Marginal costing and Absorption costing
Marginal costing statement: Absorption Costing:
Revenue x Revenue x
Less variable costs (x) Less total cost ( x)
= Contribution x Proft x
Less fixed costs (x)
= Profit x
Absorption cost is when costs are absorbed/included in the cost of each unit. The usual methods for absorbing overheads are by using 'labour hours' or 'machine hours'.
If a business only makes one product then you just need to take the fixed overhead cost and divide it by the number of units made. The ovrehead is to be shared equally between all units made.
Labour hours: Overhead absorption rate= fixed overheadd/ total labour hours.
Example: Fixed overhead for 2 products is £90,000. It takes 600 hours to make product A, and 300 hours to make product B. ( 900 hours in total)
£90,000 / 900 hours = £100 per labour hour.
Product A will absorb in total: 600 hours x £100 = £60,000 of overhead
Product B will absorb in total: 300 hours x £100 = £30,000 of overhead. they equal the £90,000
Machine hours: Fixed overhead / total machine hours
Example: rent of £10,000 is absorbed by 2 products; small and large tables. Small tables take 225 machine hours in one month to make, 525 machine hours for large ones
£10,000 / (225+525) = £13.333 Per machine hour
Small tables = 225 x £13.333 = £3000
Large tables = 525 x £13.333 = £7000 they equal th £10,000
Activity based costing (ABC)
Example: A business makes armchairs and office chairs. Production overheads are incurred as it takes time to set up machinery to make each batch of products. In one week there are 40 armchairs made in 5 batches of 8 and 100 office chairs made in 20 batched of 5. Each batch requires one set up (£56) and a quality inspection (£84)
Total number of batches = 25
Total Set up costs = 1400 - 25 x 56
Total inspection costs = 2100 - 25 x 84
Total cost = 3500
40 armchairs and 100 office chairs = 140 products.
3500 / 140 = 25
40 armchairs = (5x56) £280 + (5x84) £420 of cost = £700 £700/40 = £17.50 per chair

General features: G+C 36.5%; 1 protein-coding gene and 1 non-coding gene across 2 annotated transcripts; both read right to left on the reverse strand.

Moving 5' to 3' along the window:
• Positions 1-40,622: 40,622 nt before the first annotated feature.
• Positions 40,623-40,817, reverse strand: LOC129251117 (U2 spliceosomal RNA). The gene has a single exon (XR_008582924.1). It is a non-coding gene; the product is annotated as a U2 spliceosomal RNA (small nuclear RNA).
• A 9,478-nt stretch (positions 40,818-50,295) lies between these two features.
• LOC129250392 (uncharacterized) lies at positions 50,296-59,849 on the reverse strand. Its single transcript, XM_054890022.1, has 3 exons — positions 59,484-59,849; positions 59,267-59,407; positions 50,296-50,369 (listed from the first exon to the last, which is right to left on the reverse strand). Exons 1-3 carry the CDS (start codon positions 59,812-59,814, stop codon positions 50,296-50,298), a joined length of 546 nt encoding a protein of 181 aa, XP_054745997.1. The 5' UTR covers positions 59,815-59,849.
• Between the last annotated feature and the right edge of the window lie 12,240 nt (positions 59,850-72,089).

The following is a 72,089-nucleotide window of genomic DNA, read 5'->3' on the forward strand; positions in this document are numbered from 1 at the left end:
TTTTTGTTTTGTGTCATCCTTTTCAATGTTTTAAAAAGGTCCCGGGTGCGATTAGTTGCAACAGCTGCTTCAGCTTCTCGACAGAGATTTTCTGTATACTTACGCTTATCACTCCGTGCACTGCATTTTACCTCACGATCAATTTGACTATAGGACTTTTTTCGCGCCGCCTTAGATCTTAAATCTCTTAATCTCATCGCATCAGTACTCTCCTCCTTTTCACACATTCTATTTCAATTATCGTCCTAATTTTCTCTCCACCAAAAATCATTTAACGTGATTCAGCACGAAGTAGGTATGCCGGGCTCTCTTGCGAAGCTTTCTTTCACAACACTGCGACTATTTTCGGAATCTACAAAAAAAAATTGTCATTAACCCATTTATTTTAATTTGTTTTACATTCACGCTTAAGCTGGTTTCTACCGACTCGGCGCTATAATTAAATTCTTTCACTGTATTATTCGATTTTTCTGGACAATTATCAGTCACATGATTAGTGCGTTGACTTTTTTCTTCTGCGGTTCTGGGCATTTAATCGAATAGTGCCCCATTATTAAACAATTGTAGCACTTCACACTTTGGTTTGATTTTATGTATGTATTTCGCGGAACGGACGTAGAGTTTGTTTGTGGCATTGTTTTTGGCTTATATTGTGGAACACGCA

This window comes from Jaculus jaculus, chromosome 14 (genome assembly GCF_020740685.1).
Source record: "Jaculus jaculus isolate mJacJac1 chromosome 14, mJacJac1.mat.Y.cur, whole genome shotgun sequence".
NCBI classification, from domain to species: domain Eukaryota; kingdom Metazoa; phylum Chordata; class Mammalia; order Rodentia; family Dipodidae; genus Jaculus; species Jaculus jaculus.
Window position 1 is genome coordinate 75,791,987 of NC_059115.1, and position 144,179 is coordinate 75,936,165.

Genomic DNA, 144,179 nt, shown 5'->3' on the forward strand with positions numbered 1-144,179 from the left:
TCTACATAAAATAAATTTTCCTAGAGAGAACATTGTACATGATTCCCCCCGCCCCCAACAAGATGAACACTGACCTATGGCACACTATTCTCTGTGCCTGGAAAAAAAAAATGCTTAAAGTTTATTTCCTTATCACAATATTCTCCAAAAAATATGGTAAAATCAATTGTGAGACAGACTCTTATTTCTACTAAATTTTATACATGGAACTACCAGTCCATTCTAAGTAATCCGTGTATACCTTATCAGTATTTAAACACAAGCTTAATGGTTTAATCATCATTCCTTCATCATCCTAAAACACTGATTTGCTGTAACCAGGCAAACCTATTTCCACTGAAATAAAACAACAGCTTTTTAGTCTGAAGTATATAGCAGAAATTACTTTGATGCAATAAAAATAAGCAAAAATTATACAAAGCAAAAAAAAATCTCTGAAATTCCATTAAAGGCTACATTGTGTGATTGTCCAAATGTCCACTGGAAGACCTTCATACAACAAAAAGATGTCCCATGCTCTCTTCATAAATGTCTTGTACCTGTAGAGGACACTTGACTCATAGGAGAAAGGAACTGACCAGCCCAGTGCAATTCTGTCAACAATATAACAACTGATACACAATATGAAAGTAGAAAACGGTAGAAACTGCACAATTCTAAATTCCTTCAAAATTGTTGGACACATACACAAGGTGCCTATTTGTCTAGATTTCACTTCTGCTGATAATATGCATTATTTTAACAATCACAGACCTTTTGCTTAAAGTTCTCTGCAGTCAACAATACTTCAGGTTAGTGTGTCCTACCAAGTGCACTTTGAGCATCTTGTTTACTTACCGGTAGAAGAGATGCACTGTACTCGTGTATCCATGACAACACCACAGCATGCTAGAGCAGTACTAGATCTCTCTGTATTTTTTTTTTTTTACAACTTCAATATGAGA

100 office chairs = (20x56) 1120+ (20x84) 1680 = 2800/100 = £28 per chair
ABC is regarded as producing more accurate product costs: The way costs are shared between the products is based on how/why the costs arise rather than on a basis such as labour hours used in absorption costing. More accurate costs = more helpful in business decisions.
Why can ABC not be useful?
- If overhead costs are incurred because of machine/ labour hours, absorption costing would be the better option to use.
- If fixed overheads are low compared to direct costs, it might not be worth the effort in sharing them out accurately. It wont really change product cost.
- If the business is only making one product, it's easier to share the overheads between the units
- Total overheads don't effect the profit either way
ABC advantages and disadvantages
- Cost of one unit is more accurate
- Objective - rules set up that are used to allocate overhead costs based on how they are incurred
- Good information provided to managers about how costs arise so they have more control
- If overhead costs are high, more accurate costs avoid managers being mislead about costs
- Acceptable for inventory valuation under IAS2
- Complicated to set up
- Time consuming to set up
- Because it is complicated, mistakes may occur
- It might be confusing to understand
- Choosing cost drivers can be difficult/impossible
- Regular reviews must be done to check that cost drivers are still relevent.
Cost driver - an activity that results in an overhead cost being incurred e.g machine hours, machine hours, set ups and deliveries.
A Cost pool is a group of overhead costs that are incurred by the same activity. A cost pool collects all the costs together e.g machine maintenance.
Example: costs cost pool cost driver cost per machine hours
engineers time £480 £600 400 hours 600/400 = £1.50
Spare parts £120 £1.50 x 1/10= 0.15p
Cost centre = A section of a business where costs are collected e.g production department, administration department, canteen, cleaning and maintenace.